The Malaysia Inland Revenue Board (IRBM) is responsible for managing RPGT on any chargeable gain or profit from the sale of real estate. In other words, it is paid by the party selling real estate when the sale price is more than the purchase price. In order to avoid an additional 10% penalty after disposing of real estate, disposers must provide the RPGT documentation (CKHT 1A) within 60 days of the sale. Real Property Gains Tax Act 1976 was the name given to the legislation when it was initially introduced in 1976 as a means of enforcing government action to prevent the real estate bubble from jeopardising economic stability by limiting real estate-related speculation. Beyond this, RPGT also plays a key role in providing the Malaysian government with revenue so it can build the country’s infrastructure and spur economic growth.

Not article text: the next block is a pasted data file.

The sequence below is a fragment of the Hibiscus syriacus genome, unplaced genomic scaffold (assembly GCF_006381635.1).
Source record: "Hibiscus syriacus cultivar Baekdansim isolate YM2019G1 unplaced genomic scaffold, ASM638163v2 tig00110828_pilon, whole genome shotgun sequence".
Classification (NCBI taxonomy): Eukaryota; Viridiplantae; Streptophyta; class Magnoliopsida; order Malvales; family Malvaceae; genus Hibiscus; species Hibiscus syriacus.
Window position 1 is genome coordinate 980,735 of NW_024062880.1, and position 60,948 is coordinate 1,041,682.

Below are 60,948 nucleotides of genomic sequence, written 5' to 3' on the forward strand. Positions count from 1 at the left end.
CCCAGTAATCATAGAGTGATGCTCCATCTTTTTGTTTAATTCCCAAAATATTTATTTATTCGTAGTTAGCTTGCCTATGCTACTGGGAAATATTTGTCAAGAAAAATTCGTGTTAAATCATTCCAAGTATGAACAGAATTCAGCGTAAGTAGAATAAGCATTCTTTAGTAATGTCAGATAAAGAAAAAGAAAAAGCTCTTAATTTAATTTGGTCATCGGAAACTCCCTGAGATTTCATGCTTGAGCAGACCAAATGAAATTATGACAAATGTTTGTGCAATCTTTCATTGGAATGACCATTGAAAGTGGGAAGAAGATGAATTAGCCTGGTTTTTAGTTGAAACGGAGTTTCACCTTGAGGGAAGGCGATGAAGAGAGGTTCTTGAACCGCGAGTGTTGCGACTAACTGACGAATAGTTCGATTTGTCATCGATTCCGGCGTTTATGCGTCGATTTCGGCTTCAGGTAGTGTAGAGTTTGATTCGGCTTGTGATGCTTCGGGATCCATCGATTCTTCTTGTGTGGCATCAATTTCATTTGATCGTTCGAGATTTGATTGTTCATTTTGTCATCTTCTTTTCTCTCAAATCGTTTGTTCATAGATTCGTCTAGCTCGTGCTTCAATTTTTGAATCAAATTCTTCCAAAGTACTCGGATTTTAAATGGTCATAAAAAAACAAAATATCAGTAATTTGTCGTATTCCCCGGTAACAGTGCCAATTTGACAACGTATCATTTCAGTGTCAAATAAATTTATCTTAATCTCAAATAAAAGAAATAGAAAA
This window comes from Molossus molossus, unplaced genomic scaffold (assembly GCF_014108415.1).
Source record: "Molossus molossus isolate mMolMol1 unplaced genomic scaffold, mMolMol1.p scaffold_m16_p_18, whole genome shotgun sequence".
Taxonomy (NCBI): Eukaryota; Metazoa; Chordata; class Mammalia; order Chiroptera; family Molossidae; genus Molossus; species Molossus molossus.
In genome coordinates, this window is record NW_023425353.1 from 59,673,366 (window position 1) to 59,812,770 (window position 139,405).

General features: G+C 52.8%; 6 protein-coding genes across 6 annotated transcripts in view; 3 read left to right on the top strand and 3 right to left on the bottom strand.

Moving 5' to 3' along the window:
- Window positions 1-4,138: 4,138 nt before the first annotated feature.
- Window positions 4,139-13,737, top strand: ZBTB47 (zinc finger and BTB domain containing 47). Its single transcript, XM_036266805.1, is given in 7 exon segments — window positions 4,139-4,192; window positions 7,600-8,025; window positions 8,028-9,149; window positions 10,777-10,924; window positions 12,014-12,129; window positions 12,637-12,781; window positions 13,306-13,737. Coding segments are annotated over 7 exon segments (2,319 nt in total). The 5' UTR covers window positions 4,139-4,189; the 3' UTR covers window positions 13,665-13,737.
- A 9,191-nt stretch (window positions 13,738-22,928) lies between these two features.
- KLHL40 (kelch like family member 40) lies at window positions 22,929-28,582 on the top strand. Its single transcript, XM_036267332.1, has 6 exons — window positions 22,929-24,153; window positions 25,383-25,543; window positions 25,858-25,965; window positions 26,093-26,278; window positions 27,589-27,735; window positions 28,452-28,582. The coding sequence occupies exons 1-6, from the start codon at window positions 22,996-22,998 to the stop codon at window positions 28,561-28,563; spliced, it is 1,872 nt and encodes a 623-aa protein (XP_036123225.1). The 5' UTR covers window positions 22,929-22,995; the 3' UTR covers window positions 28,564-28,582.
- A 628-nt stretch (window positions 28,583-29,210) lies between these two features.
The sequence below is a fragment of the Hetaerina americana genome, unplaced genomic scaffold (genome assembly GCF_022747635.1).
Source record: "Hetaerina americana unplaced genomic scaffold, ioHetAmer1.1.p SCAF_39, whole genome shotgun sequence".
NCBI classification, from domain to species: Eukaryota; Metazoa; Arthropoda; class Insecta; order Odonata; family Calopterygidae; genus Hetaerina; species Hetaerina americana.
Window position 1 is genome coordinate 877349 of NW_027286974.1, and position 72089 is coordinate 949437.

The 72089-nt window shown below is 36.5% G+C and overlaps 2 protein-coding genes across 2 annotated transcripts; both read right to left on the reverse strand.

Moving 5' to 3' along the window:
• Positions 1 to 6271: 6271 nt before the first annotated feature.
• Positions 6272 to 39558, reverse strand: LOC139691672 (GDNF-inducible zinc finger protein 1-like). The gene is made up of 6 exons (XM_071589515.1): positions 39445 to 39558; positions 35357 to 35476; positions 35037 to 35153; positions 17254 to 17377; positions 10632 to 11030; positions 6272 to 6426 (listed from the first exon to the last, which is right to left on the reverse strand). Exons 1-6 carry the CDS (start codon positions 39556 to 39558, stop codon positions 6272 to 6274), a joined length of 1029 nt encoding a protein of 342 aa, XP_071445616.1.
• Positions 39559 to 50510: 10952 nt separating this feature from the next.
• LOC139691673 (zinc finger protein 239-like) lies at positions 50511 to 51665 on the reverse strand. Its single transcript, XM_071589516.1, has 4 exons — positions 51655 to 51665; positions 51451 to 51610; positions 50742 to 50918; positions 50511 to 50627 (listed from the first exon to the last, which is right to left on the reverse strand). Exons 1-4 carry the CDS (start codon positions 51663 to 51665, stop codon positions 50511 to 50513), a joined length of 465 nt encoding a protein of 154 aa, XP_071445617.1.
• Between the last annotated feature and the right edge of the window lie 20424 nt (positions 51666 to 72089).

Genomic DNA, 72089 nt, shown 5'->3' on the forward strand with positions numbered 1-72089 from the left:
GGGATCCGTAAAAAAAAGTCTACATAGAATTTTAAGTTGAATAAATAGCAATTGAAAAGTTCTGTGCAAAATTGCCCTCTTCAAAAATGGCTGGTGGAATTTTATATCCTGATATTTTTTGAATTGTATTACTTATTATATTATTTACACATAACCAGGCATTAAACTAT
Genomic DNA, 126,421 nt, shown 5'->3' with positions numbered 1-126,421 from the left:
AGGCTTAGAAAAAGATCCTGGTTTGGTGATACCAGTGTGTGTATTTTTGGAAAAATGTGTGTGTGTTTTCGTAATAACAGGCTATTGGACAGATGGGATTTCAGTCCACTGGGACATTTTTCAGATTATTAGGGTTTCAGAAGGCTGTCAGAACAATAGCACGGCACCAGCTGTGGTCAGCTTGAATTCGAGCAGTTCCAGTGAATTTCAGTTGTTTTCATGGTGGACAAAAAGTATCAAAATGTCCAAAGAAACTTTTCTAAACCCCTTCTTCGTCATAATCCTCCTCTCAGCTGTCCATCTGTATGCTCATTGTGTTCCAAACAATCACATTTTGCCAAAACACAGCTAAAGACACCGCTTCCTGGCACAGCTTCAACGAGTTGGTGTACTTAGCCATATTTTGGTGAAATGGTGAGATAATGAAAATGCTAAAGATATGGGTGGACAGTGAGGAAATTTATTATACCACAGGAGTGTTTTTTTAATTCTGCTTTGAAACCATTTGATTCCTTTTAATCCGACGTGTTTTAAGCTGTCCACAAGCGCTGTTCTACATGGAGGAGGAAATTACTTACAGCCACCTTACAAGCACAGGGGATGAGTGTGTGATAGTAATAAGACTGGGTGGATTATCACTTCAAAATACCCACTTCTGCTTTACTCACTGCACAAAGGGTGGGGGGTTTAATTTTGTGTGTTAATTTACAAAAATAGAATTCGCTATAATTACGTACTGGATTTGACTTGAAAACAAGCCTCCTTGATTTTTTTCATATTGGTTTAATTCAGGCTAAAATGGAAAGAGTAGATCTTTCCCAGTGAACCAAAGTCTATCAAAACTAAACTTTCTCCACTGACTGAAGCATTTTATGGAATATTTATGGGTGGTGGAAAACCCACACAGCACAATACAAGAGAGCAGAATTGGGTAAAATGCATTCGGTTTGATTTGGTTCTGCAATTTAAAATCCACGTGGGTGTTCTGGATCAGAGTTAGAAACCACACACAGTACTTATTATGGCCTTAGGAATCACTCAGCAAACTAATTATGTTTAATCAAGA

The RPGT Act has undergone numerous amendments since then. The government even suspended it from 1 April 2007 to 31 December 2009 (because to the influence of the Global Financial Crisis on the real estate market), and it was reinstated on 1 January 2010 after being suspended. The Budget 2019 included yet another round of RPGT revisions, raising the tax rate for corporations and foreign buyers who sell a property after five years from 5 to 10 percent. In the interim, the property gain tax rate for Malaysian nationals or permanent residents as well has been amended to 5% after the fifth year of holding term (before, it was zero-rated), with the intention of limiting real estate speculation and boosting the government’s tax collection. Additionally, as of January 1st, 2019, the RPGT rate for Malaysian firms and individuals selling real estate with a holding duration of 3, 4, or 5 years has been reduced to 30%, 20%, and 15%, respectively. While if the transactions were made inside the holding term of five years, the RPGT rate for non-residents or foreigners would be taxed at 30%.